Public to Provide Input in Open Forum on UNO’s Campus on November 9
BATON ROUGE – The University of New Orleans Presidential Search Committee today approved an advertisement, and a tentative timeline that calls for naming the next campus leader in late February.
It also heard from the executive search firm the University of Louisiana System engaged to actively recruit candidates for the next campus leader.
Today’s meeting was the first for the panel appointed to find a replacement for UNO President Peter Fos, who announced his retirement in August.
According to the tentative timeline, the committee will conduct a public forum at 11 a.m., Monday, Nov. 9, on the UNO campus. The forum, a regular feature of UL System presidential searches, is an opportunity to collect input from the campus community on the qualities they want to see in their next leader, according to UL System President Sandra Woodley, who serves as non-voting search committee chair.
The preferred application deadline is November 30, and the committee will receive recommendations from the executive search firm, Witt/Kieffer, shortly thereafter. It will select semi-finalists December 9 or 10, and semi-finalist interviews are scheduled to take place in public on the UNO campus on January 19-22, 2016. The search committee is charged with recommending at least two candidates to the UL System Board, which is expected to make its decision on February 24.
Although the committee approved a timeline, Woodley said, the focus is on the quality of the applicants. “We will move as expeditiously as we can, but we won’t sacrifice quality. If we need to make adjustments to the timeline, we will,” she said.
Witt/Kieffer representatives visited the UNO campus this week to interview students, faculty and staff, as they begin the search process.
John K. Thornburgh, of Witt/Kieffer, said, given its natural asset of location and other characteristics — such as a committed faculty and a healthy mix of programs — he expects the UNO presidency to generate strong candidates. In addition, he said, the best candidate will be a leader who understands UNO’s challenges and embraces them.
“The candidates are not going to be shielded from the realities of the long challenges of the budget and other issues. We’re looking for somebody who will not only be eager to tackle the challenges but who will do so with a sense of optimism, as a champion for UNO,” Thornburgh said.
Earlier in the day, in its regular meeting, the Board of Supervisors for the UL System approved the appointment of Randy Moffett as Interim President of UNO. Although currently assisting with UNO’s institutional review, Moffett will officially begin his role as Interim President after the first of the year. Moffett, who retired as president of the UL System in 2014, is the former president of Southeastern Louisiana University.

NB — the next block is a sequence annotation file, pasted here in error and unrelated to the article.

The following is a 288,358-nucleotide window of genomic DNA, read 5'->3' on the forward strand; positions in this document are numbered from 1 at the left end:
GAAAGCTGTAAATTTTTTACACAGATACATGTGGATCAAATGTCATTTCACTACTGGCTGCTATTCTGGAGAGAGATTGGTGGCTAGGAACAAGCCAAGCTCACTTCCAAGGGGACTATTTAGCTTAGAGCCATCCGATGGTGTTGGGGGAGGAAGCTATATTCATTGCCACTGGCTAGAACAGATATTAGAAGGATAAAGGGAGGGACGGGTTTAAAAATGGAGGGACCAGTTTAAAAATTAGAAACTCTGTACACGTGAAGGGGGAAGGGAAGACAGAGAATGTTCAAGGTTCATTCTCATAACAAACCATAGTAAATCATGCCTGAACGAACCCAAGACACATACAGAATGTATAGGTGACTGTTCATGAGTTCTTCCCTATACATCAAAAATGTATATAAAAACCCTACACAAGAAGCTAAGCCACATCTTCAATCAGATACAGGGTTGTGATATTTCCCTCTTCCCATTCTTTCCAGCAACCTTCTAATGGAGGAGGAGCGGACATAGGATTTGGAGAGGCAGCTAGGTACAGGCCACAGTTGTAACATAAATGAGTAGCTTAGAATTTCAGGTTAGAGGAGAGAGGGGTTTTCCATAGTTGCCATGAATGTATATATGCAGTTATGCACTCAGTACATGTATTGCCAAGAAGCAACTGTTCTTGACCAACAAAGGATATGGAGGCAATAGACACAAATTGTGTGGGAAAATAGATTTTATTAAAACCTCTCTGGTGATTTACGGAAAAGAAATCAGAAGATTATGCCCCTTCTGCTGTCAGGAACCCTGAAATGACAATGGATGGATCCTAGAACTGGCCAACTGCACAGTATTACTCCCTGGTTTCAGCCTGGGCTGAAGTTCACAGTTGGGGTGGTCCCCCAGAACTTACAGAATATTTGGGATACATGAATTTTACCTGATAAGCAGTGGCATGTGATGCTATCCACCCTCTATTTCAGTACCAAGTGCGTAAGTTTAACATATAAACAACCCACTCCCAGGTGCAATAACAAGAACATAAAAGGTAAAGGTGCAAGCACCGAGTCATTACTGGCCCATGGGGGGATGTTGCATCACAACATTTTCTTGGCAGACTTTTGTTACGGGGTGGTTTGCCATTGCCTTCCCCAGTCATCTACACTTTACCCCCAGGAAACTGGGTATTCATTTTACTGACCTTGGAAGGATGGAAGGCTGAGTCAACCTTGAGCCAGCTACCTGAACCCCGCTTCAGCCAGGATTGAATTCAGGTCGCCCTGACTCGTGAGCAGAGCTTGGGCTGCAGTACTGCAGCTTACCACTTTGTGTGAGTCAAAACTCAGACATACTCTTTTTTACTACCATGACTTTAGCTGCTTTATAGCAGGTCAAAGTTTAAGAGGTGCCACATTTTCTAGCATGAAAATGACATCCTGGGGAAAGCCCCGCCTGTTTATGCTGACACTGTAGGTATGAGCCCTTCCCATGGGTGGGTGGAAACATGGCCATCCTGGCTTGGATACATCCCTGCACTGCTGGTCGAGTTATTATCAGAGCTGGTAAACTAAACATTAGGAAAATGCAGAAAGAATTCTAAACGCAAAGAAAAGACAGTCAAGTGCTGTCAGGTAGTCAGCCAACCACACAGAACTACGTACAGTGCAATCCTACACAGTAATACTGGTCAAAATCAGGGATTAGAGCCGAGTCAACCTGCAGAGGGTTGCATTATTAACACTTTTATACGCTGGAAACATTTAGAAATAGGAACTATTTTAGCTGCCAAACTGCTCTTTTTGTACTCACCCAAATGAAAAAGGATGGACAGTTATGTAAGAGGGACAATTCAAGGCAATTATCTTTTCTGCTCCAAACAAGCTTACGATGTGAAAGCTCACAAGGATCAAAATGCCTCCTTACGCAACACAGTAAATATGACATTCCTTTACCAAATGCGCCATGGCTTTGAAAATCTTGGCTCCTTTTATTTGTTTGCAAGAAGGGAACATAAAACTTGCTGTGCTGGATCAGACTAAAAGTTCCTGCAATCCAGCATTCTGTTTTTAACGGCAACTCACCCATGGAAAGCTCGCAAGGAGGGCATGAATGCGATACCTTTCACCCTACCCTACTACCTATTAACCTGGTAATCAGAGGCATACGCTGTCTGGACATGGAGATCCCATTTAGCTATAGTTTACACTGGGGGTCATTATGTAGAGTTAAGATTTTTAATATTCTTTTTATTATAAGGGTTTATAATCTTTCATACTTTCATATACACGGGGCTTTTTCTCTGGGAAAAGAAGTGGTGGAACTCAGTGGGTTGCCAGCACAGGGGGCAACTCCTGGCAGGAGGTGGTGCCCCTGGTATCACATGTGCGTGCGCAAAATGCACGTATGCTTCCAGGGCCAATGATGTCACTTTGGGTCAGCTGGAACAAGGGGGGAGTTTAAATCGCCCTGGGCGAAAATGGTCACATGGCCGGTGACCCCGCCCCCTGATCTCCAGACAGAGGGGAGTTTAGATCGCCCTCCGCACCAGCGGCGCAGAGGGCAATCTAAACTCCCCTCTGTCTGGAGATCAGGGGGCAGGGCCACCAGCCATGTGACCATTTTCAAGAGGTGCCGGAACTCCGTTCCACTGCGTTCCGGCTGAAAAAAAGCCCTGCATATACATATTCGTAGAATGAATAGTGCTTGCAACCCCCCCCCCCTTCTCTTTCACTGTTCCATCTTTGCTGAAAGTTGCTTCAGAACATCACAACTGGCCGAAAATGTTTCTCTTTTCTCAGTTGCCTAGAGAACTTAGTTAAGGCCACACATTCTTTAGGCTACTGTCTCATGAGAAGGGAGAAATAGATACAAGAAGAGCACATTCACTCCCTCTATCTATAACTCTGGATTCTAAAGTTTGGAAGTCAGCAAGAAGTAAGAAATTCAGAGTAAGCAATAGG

Voting members of the Presidential Search Committee include UL System board members Maggie Brakeville (student Board member), James Carter of New Orleans, Edward Crawford, III of Shreveport, Pamela Egan of Covington, E. Gerald “T-Boy” Hebert of Kenner, Jimmie “Beau” Martin, Jr. of Cut Off, Mark Romero of Lafayette, Robert Shreve of Baton Rouge, Winfred Sibille of Sunset and Gary Solomon of New Orleans. Also serving as a voting member is UNO Faculty Senate President Cherie Courseault Trumbach.
Serving as advisory, non-voting members are UNO Student Government Association President Joy Ballard, UNO International Alumni Association President Al Herrera, UNO Foundation Chair Barry LeBlanc, UNO Research & Technology Foundation Chair Russell Trahan and UNO Alumnus/Former Speaker of the House Jim Tucker. Woodley serves as non-voting chair.
The System dedicated a page on its website to the search. There, the public can access information about UNO and the region; search committee members; meeting notices; press releases; information about candidates; and meeting videos, when available. In addition, the public can submit comments and questions to the committee by sending an email to [email protected].
The University of New Orleans is a major research university in one of the world’s most fascinating cities. For more than 50 years, it has been one of the city’s foremost public resources, offering a diverse set of world-class, research-based programs, advancing shared knowledge and enhancing the city’s industry, culture and economy. Since 1958, UNO has educated students from all 64 Louisiana parishes, all 50 states in the United States and more than 130 countries. Today UNO offers more than 40 undergraduate and pre-professional programs and nearly 40 graduate programs.
The University of Louisiana System is the largest higher education system in Louisiana enrolling almost 89,000 students at Grambling State University, Louisiana Tech University, McNeese State University, Nicholls State University, Northwestern State University, Southeastern Louisiana University, the University of Louisiana at Lafayette, the University of Louisiana at Monroe, and the University of New Orleans.